AFKInsider: Unemployment in Africa is a big issue. What changes have seen in the recruitment sector and how has this affected both employers and job applicants?

Wainaina: Unemployment is a big issues in Africa. If you are talking about fresh graduates the rate can go as high as 70 percent, whereas the average is something above 40 percent. Earlier on there was this assumption that it was an employers’ market, that they could afford to hire and fire at will. Two things have happened the codes in terms of compliance has really become a big issue in the last few years. There is also the fight for good talent. You find these are individuals who are asking for top dollar. Unlike before where the job market was open and you had many candidates, now you have employers willing to recruit but you have very few good candidates that qualify. The employers have really have to rethink their employment strategy because they don’t want to take more time training a recruit. So they are taking more time to find the right person and are coming to recruiters like us to help them identify the best talent. There is really a war for good talent out there.

AFKInsider: There is this notion that young generation employees are not loyal and are always quick to change jobs. Is this something you’ve experienced?

Wainaina: Yes I’ve seen that with the fresh graduates a lot of them change jobs within two years. It is a phenomenon we are experiencing currently and that comes with its risks in the sense that you’ve just trained this person and before you even start reaping fruits of investment, they have already left. This is more pronounced in the technical areas.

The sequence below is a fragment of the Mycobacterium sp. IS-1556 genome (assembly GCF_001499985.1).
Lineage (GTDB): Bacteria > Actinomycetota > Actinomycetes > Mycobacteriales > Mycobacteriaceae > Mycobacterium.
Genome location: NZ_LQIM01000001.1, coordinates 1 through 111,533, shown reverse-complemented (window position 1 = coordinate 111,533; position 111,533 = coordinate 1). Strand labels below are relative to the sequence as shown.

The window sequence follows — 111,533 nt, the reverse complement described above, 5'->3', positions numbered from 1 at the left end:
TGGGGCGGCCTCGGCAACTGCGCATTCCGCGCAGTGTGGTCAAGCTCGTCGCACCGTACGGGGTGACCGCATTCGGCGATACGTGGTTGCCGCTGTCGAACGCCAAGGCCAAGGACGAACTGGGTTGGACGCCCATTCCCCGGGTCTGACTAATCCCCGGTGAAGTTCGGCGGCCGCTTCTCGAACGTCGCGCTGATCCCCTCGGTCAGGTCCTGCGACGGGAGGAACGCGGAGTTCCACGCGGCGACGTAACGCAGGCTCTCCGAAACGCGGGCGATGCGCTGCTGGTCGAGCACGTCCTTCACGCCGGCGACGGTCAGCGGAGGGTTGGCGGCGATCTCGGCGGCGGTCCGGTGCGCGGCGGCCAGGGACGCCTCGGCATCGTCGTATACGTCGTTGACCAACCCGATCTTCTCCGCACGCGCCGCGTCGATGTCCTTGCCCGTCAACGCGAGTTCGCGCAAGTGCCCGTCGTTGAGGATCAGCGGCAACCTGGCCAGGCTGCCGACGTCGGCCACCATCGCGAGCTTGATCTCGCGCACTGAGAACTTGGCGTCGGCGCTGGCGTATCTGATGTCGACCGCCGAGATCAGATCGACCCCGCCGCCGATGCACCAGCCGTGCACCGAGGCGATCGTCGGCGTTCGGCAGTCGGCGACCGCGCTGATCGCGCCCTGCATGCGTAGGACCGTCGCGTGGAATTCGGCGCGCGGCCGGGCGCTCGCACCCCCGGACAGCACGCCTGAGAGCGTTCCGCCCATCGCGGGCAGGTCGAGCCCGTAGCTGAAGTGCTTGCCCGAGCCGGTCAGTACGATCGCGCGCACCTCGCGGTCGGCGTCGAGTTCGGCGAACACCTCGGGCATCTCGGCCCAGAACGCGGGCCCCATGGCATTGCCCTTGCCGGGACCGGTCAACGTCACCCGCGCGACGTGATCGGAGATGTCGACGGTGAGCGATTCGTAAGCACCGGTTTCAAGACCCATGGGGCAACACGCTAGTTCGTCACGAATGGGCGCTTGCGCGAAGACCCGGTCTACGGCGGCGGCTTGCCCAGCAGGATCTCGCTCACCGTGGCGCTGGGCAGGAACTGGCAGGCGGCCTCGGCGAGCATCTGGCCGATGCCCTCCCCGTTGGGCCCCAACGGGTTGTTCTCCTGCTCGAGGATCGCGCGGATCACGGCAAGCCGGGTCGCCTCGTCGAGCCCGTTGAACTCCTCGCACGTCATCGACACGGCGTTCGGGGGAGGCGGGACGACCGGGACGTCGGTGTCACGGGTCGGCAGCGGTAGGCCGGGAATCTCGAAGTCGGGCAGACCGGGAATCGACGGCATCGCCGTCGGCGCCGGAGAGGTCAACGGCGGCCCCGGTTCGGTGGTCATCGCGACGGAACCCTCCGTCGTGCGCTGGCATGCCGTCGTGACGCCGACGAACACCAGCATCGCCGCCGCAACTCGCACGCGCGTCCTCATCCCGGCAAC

AFKInsider: How has the use of technology affected the recruitment process?

Wainaina: Everything now has gone online. It has its pro and cons like you find there are a lot of applicants. In the survey we had we asked the HR managers the frustrations that they have and the top most was that they are having too many applicants apply for the wrong positions.

AFKInsider: With increased technology use are employers you’ve worked with willing to allow employees to work from home?

Wainaina: Unfortunately not yet.  Even if it is a job that can be done at home a lot of employers will still want to see you at 8am. I’d say it is an issue of work ethics. As an employer you’d want to give some leeway, but then the people you have might not be responsible enough.

AFKInsider: There are more and more youth joining the labor market in East Africa as a whole. How is the labor movement across these African countries?

Wainaina: From my perspective I’ve seen there is free movement of labor in East Africa. There is an improvement in the movement of labor. For example, we recruit for Tanzania market and Rwanda and earlier on there was a bit of skepticism. There was the issue of them giving work permits (to Kenyans), but over the last one year they have become a bit more flexible.

AFKInsider:  What advice would you give to young graduates preparing to get into the job market?

Wainaina: We did a survey at the beginning of the year where we surveyed 205 HR managers on what they are looking for in fresh graduates. The first thing they are looking for is area of specialization. So this idea of graduates having dual qualifications they need to stop. You find a graduate has done marketing, but has also done accounting and IT. They have to assess their passion and where they want to fit in and pursue that very early. That is key. The other thing is employers are very keen on leadership skills and other soft skills. They are very keen on leadership, integrity and initiative and someone who also engages in extra-curricular activities. They don’t want a candidate who gets an A or a first class but they have nothing to show beyond that.

Source: AFK Insider